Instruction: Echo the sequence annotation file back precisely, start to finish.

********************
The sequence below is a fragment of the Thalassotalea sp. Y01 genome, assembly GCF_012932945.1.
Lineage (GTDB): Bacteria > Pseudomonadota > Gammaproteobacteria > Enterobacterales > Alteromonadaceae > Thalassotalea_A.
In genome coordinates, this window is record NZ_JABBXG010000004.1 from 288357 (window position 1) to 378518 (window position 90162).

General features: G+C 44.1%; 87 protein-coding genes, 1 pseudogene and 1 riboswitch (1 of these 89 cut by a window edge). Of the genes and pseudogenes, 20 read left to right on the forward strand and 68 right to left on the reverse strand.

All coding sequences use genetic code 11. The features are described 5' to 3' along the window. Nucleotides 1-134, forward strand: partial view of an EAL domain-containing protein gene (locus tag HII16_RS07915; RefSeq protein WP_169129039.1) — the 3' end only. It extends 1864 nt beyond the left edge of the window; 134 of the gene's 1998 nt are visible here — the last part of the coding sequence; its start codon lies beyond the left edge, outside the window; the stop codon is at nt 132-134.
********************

The sequence below is a fragment of the Thalassotalea sp. Y01 genome, assembly GCF_012932945.1.
Lineage (GTDB): Bacteria > Pseudomonadota > Gammaproteobacteria > Enterobacterales > Alteromonadaceae > Thalassotalea_A.
In genome coordinates, this window is record NZ_JABBXG010000004.1 from 288357 (window position 1) to 378518 (window position 90162).

General features: G+C 44.1%; 87 protein-coding genes, 1 pseudogene and 1 riboswitch (1 of these 89 cut by a window edge). Of the genes and pseudogenes, 20 read left to right on the forward strand and 68 right to left on the reverse strand.

All coding sequences use genetic code 11. The features are described 5' to 3' along the window. Nucleotides 1-134, forward strand: partial view of an EAL domain-containing protein gene (locus tag HII16_RS07915; RefSeq protein WP_169129039.1) — the 3' end only. It extends 1864 nt beyond the left edge of the window; 134 of the gene's 1998 nt are visible here — the last part of the coding sequence; its start codon lies beyond the left edge, outside the window; the stop codon is at nt 132-134.